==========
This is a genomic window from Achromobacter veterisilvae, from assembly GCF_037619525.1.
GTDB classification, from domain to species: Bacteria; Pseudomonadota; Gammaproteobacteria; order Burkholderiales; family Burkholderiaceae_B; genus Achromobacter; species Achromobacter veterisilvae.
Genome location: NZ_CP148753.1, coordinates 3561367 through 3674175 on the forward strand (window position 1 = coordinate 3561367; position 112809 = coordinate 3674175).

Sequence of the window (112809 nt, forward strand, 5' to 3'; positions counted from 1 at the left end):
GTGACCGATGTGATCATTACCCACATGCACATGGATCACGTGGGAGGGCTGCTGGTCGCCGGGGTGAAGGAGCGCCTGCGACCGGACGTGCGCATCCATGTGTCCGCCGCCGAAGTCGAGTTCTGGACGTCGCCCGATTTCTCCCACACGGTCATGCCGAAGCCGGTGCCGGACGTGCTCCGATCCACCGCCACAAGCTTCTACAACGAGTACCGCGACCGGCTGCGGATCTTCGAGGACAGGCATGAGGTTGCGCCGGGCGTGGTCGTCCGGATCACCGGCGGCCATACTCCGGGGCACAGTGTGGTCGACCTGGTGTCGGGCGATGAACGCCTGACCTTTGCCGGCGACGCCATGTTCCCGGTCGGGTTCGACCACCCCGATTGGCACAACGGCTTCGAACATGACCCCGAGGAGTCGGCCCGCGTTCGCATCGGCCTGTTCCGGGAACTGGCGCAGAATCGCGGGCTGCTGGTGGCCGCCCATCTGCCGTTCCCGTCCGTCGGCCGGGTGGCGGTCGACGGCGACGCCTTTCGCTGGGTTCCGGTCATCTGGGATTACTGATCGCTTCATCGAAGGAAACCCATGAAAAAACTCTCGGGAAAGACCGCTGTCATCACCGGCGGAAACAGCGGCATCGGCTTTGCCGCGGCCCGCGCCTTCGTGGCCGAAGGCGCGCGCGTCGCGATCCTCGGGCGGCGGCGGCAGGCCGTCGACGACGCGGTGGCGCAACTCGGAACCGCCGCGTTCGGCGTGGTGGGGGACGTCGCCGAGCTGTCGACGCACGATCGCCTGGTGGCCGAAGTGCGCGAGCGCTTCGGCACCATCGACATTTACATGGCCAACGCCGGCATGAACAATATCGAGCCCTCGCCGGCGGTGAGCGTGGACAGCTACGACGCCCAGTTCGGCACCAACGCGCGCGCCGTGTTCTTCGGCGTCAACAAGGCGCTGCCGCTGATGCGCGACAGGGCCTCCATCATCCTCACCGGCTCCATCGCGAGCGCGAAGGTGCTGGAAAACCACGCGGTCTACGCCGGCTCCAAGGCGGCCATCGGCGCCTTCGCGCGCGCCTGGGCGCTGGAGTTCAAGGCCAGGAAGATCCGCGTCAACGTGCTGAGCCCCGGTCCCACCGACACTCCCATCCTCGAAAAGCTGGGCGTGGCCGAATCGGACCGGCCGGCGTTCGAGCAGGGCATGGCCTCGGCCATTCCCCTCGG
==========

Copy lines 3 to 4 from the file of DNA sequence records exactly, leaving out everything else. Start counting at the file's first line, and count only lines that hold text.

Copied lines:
Genome location: NZ_CP148753.1, coordinates 3561367 through 3674175 on the forward strand (window position 1 = coordinate 3561367; position 112809 = coordinate 3674175).

Sequence of the window (112809 nt, forward strand, 5' to 3'; positions counted from 1 at the left end):